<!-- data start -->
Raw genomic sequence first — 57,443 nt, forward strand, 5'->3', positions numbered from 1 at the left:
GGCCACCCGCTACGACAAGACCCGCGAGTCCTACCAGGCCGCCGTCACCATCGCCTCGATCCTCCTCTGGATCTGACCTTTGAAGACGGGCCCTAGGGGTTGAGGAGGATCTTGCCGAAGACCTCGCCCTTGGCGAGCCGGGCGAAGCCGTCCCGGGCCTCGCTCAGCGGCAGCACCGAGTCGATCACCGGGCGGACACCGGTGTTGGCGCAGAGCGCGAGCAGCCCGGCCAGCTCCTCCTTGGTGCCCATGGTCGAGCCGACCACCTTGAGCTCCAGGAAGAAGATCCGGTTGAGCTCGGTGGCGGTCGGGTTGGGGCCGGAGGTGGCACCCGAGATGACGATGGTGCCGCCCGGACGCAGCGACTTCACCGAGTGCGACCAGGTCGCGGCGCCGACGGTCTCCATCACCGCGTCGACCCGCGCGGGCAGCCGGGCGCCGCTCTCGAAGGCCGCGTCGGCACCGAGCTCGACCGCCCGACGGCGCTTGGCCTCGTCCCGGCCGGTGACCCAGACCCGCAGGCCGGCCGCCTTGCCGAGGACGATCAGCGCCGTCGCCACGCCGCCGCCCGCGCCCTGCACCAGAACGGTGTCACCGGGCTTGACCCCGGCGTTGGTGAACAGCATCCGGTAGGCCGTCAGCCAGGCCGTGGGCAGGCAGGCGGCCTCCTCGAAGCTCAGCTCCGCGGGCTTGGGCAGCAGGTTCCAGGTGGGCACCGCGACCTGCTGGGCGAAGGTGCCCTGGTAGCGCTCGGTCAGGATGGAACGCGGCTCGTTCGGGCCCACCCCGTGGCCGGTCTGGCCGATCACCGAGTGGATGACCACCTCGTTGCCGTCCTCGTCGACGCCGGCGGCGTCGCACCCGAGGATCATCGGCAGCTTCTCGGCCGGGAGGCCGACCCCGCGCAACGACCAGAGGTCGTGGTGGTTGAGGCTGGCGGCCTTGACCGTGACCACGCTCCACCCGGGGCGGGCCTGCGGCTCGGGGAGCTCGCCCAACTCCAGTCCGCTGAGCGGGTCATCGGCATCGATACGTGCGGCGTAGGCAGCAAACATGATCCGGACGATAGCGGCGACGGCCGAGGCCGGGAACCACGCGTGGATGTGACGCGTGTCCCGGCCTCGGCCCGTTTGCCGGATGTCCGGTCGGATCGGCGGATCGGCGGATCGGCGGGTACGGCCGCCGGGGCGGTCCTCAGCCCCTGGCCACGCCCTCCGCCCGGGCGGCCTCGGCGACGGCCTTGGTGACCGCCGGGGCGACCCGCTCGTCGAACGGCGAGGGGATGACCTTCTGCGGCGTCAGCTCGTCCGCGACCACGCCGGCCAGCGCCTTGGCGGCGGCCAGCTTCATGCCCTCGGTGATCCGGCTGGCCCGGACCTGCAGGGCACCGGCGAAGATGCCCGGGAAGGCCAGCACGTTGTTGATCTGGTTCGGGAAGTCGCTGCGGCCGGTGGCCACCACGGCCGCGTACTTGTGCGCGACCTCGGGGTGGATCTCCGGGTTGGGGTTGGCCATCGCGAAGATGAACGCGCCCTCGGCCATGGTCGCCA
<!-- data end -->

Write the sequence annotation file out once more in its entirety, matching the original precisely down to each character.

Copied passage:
Raw genomic sequence first — 57,443 nt, forward strand, 5'->3', positions numbered from 1 at the left:
GGCCACCCGCTACGACAAGACCCGCGAGTCCTACCAGGCCGCCGTCACCATCGCCTCGATCCTCCTCTGGATCTGACCTTTGAAGACGGGCCCTAGGGGTTGAGGAGGATCTTGCCGAAGACCTCGCCCTTGGCGAGCCGGGCGAAGCCGTCCCGGGCCTCGCTCAGCGGCAGCACCGAGTCGATCACCGGGCGGACACCGGTGTTGGCGCAGAGCGCGAGCAGCCCGGCCAGCTCCTCCTTGGTGCCCATGGTCGAGCCGACCACCTTGAGCTCCAGGAAGAAGATCCGGTTGAGCTCGGTGGCGGTCGGGTTGGGGCCGGAGGTGGCACCCGAGATGACGATGGTGCCGCCCGGACGCAGCGACTTCACCGAGTGCGACCAGGTCGCGGCGCCGACGGTCTCCATCACCGCGTCGACCCGCGCGGGCAGCCGGGCGCCGCTCTCGAAGGCCGCGTCGGCACCGAGCTCGACCGCCCGACGGCGCTTGGCCTCGTCCCGGCCGGTGACCCAGACCCGCAGGCCGGCCGCCTTGCCGAGGACGATCAGCGCCGTCGCCACGCCGCCGCCCGCGCCCTGCACCAGAACGGTGTCACCGGGCTTGACCCCGGCGTTGGTGAACAGCATCCGGTAGGCCGTCAGCCAGGCCGTGGGCAGGCAGGCGGCCTCCTCGAAGCTCAGCTCCGCGGGCTTGGGCAGCAGGTTCCAGGTGGGCACCGCGACCTGCTGGGCGAAGGTGCCCTGGTAGCGCTCGGTCAGGATGGAACGCGGCTCGTTCGGGCCCACCCCGTGGCCGGTCTGGCCGATCACCGAGTGGATGACCACCTCGTTGCCGTCCTCGTCGACGCCGGCGGCGTCGCACCCGAGGATCATCGGCAGCTTCTCGGCCGGGAGGCCGACCCCGCGCAACGACCAGAGGTCGTGGTGGTTGAGGCTGGCGGCCTTGACCGTGACCACGCTCCACCCGGGGCGGGCCTGCGGCTCGGGGAGCTCGCCCAACTCCAGTCCGCTGAGCGGGTCATCGGCATCGATACGTGCGGCGTAGGCAGCAAACATGATCCGGACGATAGCGGCGACGGCCGAGGCCGGGAACCACGCGTGGATGTGACGCGTGTCCCGGCCTCGGCCCGTTTGCCGGATGTCCGGTCGGATCGGCGGATCGGCGGATCGGCGGGTACGGCCGCCGGGGCGGTCCTCAGCCCCTGGCCACGCCCTCCGCCCGGGCGGCCTCGGCGACGGCCTTGGTGACCGCCGGGGCGACCCGCTCGTCGAACGGCGAGGGGATGACCTTCTGCGGCGTCAGCTCGTCCGCGACCACGCCGGCCAGCGCCTTGGCGGCGGCCAGCTTCATGCCCTCGGTGATCCGGCTGGCCCGGACCTGCAGGGCACCGGCGAAGATGCCCGGGAAGGCCAGCACGTTGTTGATCTGGTTCGGGAAGTCGCTGCGGCCGGTGGCCACCACGGCCGCGTACTTGTGCGCGACCTCGGGGTGGATCTCCGGGTTGGGGTTGGCCATCGCGAAGATGAACGCGCCCTCGGCCATGGTCGCCA